Tired of testosterone driven shoot-em-ups and brain dead comedies? A Family Thing may be just what you need. Laid back, thought provoking and full of life, this ageless story manages just the right blend of honesty and sentimentality. What's the biggest shock that an aging good ol' boy from the deep South could expect after sixty-some years of life? How about finding out that not only is his momma not his momma, but that his real mother was black? That is the mid-life crisis that Earl Pilcher (Robert Duvall) finds himself in when his just-passed momma leaves him a revealing letter. Seems that pappa took advantage of a servant girl in his youth, who died giving birth to a fair-skinned male child. Sympathetic momma raised the boy as her own. Momma's last request is that Earl find his half-brother Raymond Lee (James Earl Jones) and get acquainted with his kin. It's a task that Earl stubbornly resists at first. He has years of social conditioning to overcome, and no idea what he could possible have to say to these folks. But something inside him longs for answers and understanding. Soon, he is off to Chicago to put the questions to bed. Older brother Raymond's greeting is less than enthusiastic. He's lived many years trying to forget the circumstances that left him without a mother or a father. Each man says his piece and the two go their own ways. But fate has other plans for Earl, who finds himself stranded in the big city. Raymond is reluctant to offer help and Earl is too self-conscious to accept, but with the help of a cantankerous old aunt, these men will work past their pride and their prejudices to unearth the meaning of family. With a different emphasis, the story could easily be one of those brainless comedies that you're trying to escape. Fortunately, everyone involved in this production had a different agenda in mind. Writers Billy Bob Thornton and Tom Epperson know their subject and their characters. Director Richard Pearce lets the story tell itself without pretentious aspirations. And it's safe to say that the leads are two of the most talented actors working today. Duvall brings his "everyman" quality to the role of Earl; delivering with a physical and emotional honesty that invokes both contempt and sympathy. James Earl Jones mixes a lightness and a humor with his imposing presence to create a character whose physical capabilities are held in check by discipline and intelligence. Their mutual journey of discovery is not all rosey; nor is it automatic. Instead, the resolution is believable and open to continued growth. Most important, their story offers a sense of hope; a measure of commonality that we often overlook in our efforts to define who we are. A Family Thing is rated PG-13 for some strong language and its racially charged theme. It's not the answer to all our problems, but it is a balanced, step in the right direction.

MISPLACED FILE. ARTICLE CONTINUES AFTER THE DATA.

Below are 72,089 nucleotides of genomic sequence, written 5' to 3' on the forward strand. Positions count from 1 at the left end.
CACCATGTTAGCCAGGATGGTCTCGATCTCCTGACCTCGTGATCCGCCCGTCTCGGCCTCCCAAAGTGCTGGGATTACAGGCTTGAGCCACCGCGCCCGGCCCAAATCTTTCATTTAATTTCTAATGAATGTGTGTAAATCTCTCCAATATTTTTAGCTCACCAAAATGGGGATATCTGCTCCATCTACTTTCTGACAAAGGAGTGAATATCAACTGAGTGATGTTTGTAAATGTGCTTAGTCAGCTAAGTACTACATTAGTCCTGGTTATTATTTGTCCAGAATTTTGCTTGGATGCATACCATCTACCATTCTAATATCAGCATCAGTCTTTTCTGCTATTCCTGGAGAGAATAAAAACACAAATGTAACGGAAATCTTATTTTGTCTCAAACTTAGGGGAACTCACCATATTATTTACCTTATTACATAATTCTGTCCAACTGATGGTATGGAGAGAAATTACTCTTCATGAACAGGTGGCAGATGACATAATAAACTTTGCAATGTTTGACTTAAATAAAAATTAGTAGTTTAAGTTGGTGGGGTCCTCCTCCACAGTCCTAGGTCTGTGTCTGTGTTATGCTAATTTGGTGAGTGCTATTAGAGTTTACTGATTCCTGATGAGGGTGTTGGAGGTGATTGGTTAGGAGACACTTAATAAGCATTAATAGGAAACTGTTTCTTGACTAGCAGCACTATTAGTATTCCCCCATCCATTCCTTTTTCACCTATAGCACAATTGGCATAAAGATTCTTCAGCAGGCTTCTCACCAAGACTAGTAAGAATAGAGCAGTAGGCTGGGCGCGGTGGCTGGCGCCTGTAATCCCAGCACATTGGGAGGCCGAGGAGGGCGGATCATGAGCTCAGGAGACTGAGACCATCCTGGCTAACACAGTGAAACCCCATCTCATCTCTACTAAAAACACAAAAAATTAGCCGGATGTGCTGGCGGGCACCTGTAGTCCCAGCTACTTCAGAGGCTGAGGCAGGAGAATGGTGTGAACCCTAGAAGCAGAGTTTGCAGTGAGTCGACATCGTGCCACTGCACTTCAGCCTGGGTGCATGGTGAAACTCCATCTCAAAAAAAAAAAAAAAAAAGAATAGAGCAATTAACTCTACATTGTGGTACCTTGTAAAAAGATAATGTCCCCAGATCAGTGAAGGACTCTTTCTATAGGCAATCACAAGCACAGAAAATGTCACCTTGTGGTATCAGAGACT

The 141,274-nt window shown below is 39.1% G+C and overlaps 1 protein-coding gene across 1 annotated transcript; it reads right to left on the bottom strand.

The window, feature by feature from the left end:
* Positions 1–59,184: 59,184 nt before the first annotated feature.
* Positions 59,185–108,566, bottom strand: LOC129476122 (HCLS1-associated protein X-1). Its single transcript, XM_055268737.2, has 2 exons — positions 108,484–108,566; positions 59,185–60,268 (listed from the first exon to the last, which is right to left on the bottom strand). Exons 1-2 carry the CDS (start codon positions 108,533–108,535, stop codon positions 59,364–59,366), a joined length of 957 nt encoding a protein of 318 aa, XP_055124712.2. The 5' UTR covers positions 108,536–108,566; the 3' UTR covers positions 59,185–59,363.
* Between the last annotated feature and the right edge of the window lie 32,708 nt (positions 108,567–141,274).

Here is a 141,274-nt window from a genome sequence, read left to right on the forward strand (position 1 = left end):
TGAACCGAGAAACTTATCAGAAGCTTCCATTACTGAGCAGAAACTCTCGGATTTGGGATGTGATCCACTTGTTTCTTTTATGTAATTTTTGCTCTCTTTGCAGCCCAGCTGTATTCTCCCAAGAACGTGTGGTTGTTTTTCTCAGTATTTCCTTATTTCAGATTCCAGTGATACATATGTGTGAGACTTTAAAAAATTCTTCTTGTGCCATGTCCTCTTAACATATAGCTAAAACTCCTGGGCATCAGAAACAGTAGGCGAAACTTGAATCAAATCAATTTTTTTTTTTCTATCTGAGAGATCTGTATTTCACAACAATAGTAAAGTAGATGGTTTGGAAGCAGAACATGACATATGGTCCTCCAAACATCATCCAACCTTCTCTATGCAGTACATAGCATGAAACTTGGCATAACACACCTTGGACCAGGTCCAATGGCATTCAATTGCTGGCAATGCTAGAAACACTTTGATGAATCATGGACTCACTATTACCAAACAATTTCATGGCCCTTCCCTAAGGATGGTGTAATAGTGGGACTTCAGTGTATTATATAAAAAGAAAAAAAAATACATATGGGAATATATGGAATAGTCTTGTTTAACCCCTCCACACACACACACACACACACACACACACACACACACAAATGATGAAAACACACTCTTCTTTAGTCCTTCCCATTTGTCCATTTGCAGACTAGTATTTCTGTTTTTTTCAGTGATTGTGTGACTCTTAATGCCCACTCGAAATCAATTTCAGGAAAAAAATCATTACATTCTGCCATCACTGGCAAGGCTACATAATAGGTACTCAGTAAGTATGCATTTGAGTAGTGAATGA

• May 05, 2012

    In this family drama, a white Southerner discovers that his family history isn't what he thought it was -- with the fact that he's half-black only one of his many surprises. A real enjoyable film. Robert Duvall (Earl Pilcher Jr.)and James Earl Jones (Ray Murdoch) are excellent as the two half brothers as well as Irma P. Hall as the loveable Aunt "T"

    In this family drama, a white Southerner discovers that his family history isn't what he thought it was -- with the fact that he's half-black only one of his many surprises. A real enjoyable film. Robert Duvall (Earl Pilcher Jr.)and James Earl Jones (Ray Murdoch) are excellent as the two half brothers as well as Irma P. Hall as the loveable Aunt "T"